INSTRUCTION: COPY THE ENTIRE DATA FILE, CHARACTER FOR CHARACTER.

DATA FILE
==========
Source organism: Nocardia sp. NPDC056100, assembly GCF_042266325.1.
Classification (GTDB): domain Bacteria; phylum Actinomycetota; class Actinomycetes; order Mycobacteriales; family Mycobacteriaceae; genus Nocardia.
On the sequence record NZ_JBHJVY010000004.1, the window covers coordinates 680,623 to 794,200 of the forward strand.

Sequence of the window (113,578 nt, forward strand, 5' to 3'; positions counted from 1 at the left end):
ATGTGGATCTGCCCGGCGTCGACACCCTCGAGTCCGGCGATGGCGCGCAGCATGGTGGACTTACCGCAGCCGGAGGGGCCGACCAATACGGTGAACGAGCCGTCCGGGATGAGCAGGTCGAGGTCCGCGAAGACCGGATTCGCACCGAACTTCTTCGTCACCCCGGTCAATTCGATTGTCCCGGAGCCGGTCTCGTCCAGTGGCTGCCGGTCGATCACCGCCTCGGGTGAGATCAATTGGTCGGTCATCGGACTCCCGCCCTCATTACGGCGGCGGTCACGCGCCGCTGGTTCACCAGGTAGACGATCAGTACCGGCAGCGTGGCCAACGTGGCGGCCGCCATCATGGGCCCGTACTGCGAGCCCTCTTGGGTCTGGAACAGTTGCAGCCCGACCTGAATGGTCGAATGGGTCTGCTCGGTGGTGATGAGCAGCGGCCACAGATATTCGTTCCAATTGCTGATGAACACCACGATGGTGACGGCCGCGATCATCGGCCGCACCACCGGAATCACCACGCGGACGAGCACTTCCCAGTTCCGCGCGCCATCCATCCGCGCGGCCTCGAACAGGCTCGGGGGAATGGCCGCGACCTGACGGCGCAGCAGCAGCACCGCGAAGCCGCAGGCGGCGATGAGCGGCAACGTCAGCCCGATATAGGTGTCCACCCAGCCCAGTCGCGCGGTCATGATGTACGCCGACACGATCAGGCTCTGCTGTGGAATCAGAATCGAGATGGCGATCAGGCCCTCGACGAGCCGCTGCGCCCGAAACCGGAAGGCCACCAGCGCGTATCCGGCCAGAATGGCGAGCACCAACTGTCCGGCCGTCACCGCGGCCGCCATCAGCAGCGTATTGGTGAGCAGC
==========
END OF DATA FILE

Source organism: Nocardia sp. NPDC056100, assembly GCF_042266325.1.
Classification (GTDB): domain Bacteria; phylum Actinomycetota; class Actinomycetes; order Mycobacteriales; family Mycobacteriaceae; genus Nocardia.
On the sequence record NZ_JBHJVY010000004.1, the window covers coordinates 680,623 to 794,200 of the forward strand.

Sequence of the window (113,578 nt, forward strand, 5' to 3'; positions counted from 1 at the left end):
ATGTGGATCTGCCCGGCGTCGACACCCTCGAGTCCGGCGATGGCGCGCAGCATGGTGGACTTACCGCAGCCGGAGGGGCCGACCAATACGGTGAACGAGCCGTCCGGGATGAGCAGGTCGAGGTCCGCGAAGACCGGATTCGCACCGAACTTCTTCGTCACCCCGGTCAATTCGATTGTCCCGGAGCCGGTCTCGTCCAGTGGCTGCCGGTCGATCACCGCCTCGGGTGAGATCAATTGGTCGGTCATCGGACTCCCGCCCTCATTACGGCGGCGGTCACGCGCCGCTGGTTCACCAGGTAGACGATCAGTACCGGCAGCGTGGCCAACGTGGCGGCCGCCATCATGGGCCCGTACTGCGAGCCCTCTTGGGTCTGGAACAGTTGCAGCCCGACCTGAATGGTCGAATGGGTCTGCTCGGTGGTGATGAGCAGCGGCCACAGATATTCGTTCCAATTGCTGATGAACACCACGATGGTGACGGCCGCGATCATCGGCCGCACCACCGGAATCACCACGCGGACGAGCACTTCCCAGTTCCGCGCGCCATCCATCCGCGCGGCCTCGAACAGGCTCGGGGGAATGGCCGCGACCTGACGGCGCAGCAGCAGCACCGCGAAGCCGCAGGCGGCGATGAGCGGCAACGTCAGCCCGATATAGGTGTCCACCCAGCCCAGTCGCGCGGTCATGATGTACGCCGACACGATCAGGCTCTGCTGTGGAATCAGAATCGAGATGGCGATCAGGCCCTCGACGAGCCGCTGCGCCCGAAACCGGAAGGCCACCAGCGCGTATCCGGCCAGAATGGCGAGCACCAACTGTCCGGCCGTCACCGCGGCCGCCATCAGCAGCGTATTGGTGAGCAGC